Volume 44, November 2004: Retreats

Keyzine: An E-zine for Leaders about the People Side of Business

This is a monthly electronic magazine for anyone who wants to be a better leader, coach, facilitator, or simply, to tune up their people skills. It is a complimentary publication, devoted to the next evolution of Quality Thinking.

Publisher: © Key Associates, LLC, 2004 ISSN # 1545-8873

“It is a very good plan every now and then to go away and have a little relaxation; for when you come back to the work your judgment will be surer, since to remain at work will cause you to lose the power of judgment.” — Leonardo da Vinci

“Joy is but the sign that creative emotion is fulfilling its purpose.” — Charles Du Bos

“Creative minds have always been known to survive any kind of bad training.” — Anna Freud


  • What’s Hot in Leadership
  • Maintaining Yourself as a Leader
  • Frequently Asked Questions from Leaders
  • Educational Opportunities
  • Useful Websites & Newsletters
  • Articles/Publications

What’s Hot in Leadership

  • Being a wise steward of resources, conserving the use of meeting resources.
  • Replacing “report-outs” with engaging, creative meeting processes.
  • Pulling key players off line and going on retreat, when the organizational stakes are high.
  • Maintaining yourself as a leader – knowing when it is wise for you to retreat.

Maintaining Yourself as a Leader

Untold amounts of corporate budgets are dedicated to meetings that are boring, unproductive, and non-value-adding. Add to this a “retreat” format, and the expenses multiply, as travel, facility, and staff hours away join the price list. Most of these meetings are long on talk, short on results. What to do with the flipcharts? A dead man could have run the PowerPoint. Hum-drum. If you are not a gifted “social architect,” get some help. Orchestrate meaningful events that are culturally appropriate, uniquely designed (but not over-planned), are inclusive, in settings that evoke the desired mood, and treat the guests as customers of the meeting. Encourage open community and fortuitous encounter, with tools that allow the group to reach its creative potential. (Specific guidelines for orchestrating an event are given in Deal & Key’s Corporate Celebration.)

Frequently Asked Questions

“When do you hold a retreat rather than just a meeting?”
Campbell and Liteman give us nine good reasons. They are to:
  • Explore fundamental concerns.
  • Harness the collective creativity of the group.
  • Foster change.
  • Change perceptions, attitudes, behavior.
  • Correct course when things go wrong.
  • Change your organization’s culture or improve relationships that are hindering its effectiveness.
  • Create a collective vision.
  • Accomplish something that can not be done by the leader alone.
  • Make tough decisions.

I would add: to reflect, to celebrate, and to reconnect with our purpose.

“I don’t do retreats because of my fear of the ‘flakey factor’.”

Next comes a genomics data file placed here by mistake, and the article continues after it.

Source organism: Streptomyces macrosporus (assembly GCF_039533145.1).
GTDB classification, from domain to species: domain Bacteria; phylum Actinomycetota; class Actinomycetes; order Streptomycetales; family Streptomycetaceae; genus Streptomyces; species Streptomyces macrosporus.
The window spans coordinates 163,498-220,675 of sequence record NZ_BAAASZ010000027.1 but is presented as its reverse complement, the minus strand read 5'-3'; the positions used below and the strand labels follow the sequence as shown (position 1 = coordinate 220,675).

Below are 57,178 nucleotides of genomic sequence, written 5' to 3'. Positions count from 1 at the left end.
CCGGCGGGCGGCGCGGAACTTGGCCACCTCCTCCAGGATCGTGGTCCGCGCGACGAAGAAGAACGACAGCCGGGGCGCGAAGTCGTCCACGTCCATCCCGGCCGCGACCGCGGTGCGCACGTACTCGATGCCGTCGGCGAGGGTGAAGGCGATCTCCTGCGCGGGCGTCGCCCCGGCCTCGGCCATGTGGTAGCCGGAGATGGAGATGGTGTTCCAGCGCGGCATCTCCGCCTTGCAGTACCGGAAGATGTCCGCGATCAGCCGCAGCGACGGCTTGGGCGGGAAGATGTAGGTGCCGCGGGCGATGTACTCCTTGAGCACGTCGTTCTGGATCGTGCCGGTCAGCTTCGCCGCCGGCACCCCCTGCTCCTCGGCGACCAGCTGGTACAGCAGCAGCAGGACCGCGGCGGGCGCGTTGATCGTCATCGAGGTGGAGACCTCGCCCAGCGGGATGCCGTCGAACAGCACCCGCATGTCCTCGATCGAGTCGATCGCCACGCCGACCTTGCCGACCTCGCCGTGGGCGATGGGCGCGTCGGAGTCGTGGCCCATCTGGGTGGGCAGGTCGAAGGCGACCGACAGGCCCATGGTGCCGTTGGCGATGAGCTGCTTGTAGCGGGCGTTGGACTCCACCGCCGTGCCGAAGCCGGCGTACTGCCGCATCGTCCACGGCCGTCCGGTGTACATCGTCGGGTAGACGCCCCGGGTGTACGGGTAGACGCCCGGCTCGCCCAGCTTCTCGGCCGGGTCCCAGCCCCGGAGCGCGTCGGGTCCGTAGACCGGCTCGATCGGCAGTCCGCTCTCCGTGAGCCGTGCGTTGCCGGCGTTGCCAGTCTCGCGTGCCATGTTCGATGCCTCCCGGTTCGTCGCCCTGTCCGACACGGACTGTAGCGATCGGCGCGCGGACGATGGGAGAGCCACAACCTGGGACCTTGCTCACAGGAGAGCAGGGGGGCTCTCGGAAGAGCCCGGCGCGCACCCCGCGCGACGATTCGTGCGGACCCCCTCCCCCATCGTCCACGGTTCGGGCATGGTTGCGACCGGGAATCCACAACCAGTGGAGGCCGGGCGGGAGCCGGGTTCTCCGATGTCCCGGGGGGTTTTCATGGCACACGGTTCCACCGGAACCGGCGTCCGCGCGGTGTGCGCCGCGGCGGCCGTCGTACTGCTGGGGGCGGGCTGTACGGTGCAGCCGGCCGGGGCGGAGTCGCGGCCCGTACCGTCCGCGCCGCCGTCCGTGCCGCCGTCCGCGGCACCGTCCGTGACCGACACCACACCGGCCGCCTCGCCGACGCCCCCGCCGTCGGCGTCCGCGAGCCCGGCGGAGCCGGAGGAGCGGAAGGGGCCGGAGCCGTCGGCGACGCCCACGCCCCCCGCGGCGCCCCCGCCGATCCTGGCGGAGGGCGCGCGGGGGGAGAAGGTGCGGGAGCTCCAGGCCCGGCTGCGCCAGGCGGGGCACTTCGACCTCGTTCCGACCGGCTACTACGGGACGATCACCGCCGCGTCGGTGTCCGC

There is an awful lot of silly stuff that happens in poorly facilitated retreats. Nothing wrong with having fun, but here I would defer to experts who understand how to link important work with clever, inventive processes. Naturally, some people balk at being asked “what animal or vegetable they would like to be.” Better to use an opener, that makes a learning point, like:
  • What I Bring to the Team/What I Need from a Team
  • Best/Worst Team Experience (then go on to form Ground Rules)
  • Guided Visualization of the Ideal Process from the Customer’s Eyes
  • Best Possible Outcome for Our Team’s Work
  • Share Expectations for the Meeting
  • What’s on Top (preventing you from being in the meeting)? Put the thoughts in a later box to gather back after the meeting.
  • Ending Well: My Favorite Moment
  • Something I Would Like to Say
“What’s a good generic format for a retreat meeting?”
  • A mixer, as people enter the space (energizer)
  • Food & Drink
  • Welcome--why here, why now. Climate-setting.
  • Introduction of the conveners & other roles
  • Aim of the retreat & buy-in
  • Operating agreement (no cells, pagers, etc.)
  • Outline of the agenda/flow of the meeting & buy-in
  • Logistics & housekeeping
  • “Stringing the Beads’ (everyone speaks) [Thanks to Craig Neal]
  • The work itself (with frequent breaks)
  • Review and evaluate meeting
  • Commitment for follow-up & next steps
  • Powerful closing (String the Beads again)
“Is there any maximum number of participants for a retreat?”
The ideal size for a table team is 6-10 members – for participation, intimacy, self-disclosure. To the degree that you can re-create the small group experience with multiple buzz groups or break-out groups, you can expand to large numbers of participants. But you need a facilitator for each group, to help create a local image of the larger conference. And a methodology for reporting out and collating up their ideas – such as multi-voting. Participants will be amazingly creative in distilling their chaos into some order, as long as one person speaks at a time and everyone listens. Try a speaker’s box or “talking stick.”


Assistance with designing and facilitating retreats. Free facilitated exercises..

See back issues of Keyzine below: Meetings, Teams, Dialogue, and Convening People.

Five types of facilitated retreats: Facilitation.

Better meetings, save money: Creative Resource Development.

Useful Websites & Newsletters

Connecting users and providers of retreats: Retreats Online.

All about retreats: help in picking locations: All About Retreats.

Article on how to pick retreat centers: Checkout Time.

Adventure retreats with facilitation: Executive Retreats.

Personal, Soulful Retreat in Sedona: Sedona Soul Adventures.


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